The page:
Last-Place Storm Tops Sockers, 4-3


In observance of St. Patrick's Day, the Sockers hung up their blue uniforms and instead donned the color of money.

Except they didn't play like a million bucks.

They got beat by the Major Soccer League's last-place team, the St. Louis Storm, 4-3, in front of a crowd of 7,783 at the Sports Arena.

Actually, the good fortune was on the side of the Storm with a half minute remaining and the Sockers pummeling the St. Louis goal. Goalie Jim Gorsek left his line trying to retrieve a loose ball that instead fell to Socker midfielder Tim Wittman.

Wittman fired at the open net only to have his shot batted away by defender Daryl Doran.

"It was a great save," Doran joked. "I make an excellent goalie."

Socker Coach Ron Newman wasn't amused.

"Twice he used his hands," Newman fumed. "He was bloody playing goalkeeper. . . . They should be playing by the rules, and the rules say we should have been given a shootout and St. Louis should have been given a two-minute penalty."

But the play went uncalled, and seconds later referee Brian Hall blew his whistle and called Socker Paul Wright for a subsequent hand ball.

"I thought he called a hand ball on me," Doran said. "But (Hall) pointed the other way."

Before Tuesday's victory, the Storm's chances of getting back in playoff contention were slim.

However, the Storm (14-21) inched within 2 1/2 games of fourth place and the final playoff berth with five games remaining.

The Storm is 2-1 since Fernando Clavijo replaced Don Popovic as coach.

The Sockers (24-11), meanwhile, failed to reduce their magic number to claim the regular-season championship. It stands at 3 over Dallas.

The Sockers appeared to miss veteran defender Ben Collins, who is sidelined with a left knee strain, more than St. Louis missed leading scorer Branko Segota, out with strained back muscles.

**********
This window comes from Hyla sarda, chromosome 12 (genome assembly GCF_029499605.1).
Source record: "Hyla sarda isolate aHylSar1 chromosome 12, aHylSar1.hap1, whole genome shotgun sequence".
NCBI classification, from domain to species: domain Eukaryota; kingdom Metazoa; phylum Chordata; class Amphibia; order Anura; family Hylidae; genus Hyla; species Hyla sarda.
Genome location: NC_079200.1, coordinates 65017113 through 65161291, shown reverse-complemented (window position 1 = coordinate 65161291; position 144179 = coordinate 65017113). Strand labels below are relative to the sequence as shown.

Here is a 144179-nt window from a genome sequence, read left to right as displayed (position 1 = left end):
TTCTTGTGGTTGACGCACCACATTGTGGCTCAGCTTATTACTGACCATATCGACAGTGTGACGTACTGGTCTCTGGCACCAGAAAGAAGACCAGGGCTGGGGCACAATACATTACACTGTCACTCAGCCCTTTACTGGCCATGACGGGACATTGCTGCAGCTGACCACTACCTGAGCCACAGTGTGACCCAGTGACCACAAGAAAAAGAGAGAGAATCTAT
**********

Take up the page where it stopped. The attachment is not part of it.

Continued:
Three of the Storm's goals were attributable to defensive miscues.

The game-winner, driven in by Preki 58 seconds into the final quarter, came after the forward coaxed two Sockers to overcommit.

Preki, along the right boards, took a pass from Clavijo, and raced with it toward the left boards. Once he saw defenders Wes Wade and Paul Dougherty sprinting with him, he stopped and watched as Wade's and Dougherty's momentum carried them away.

Having created an open path to the goal, Preki sent the ball on it for a 4-2 lead.

After pulling goalie Victor Nogueira for a sixth attacker with four minutes, 15 seconds remaining, the Sockers were able to pull within one on Thompson Usiyan's second goal of the game. It came after Gorsek saved a shot from Wright, fell and had the ball spring loose when the goalie impacted with the ground. Usiyan was right there to hit it home.

But it was not enough to make up for the three consecutive second-half goals scored by the Storm, two of which were kicked in by Ted Eck, who also scored once in the first half.

Eck's first second-half goal came from along the left boards, and his second from on top of the penalty box while he had his back to the goal.

"It didn't look like he was in a dangerous position either time," Newman said.

The Sockers outshot the Storm 22-13 in the first half, but had only a 2-1 lead to show for it.

Part of the reason why was that Gorsek made 11 saves by that time. He finished with 17. Another reason, however, was that the Sockers missed several good chances.

With less than a minute left in the first quarter, Wright went on a break-away down the left boards, but instead of striking the ball with his left foot, he maneuvered to take a right-footed shot that was poorly struck.

A minute into the second quarter, David Banks and Alex Golovnia were racing for a through ball from opposite directions, didn't see each other and collided just as each wound up to shoot.

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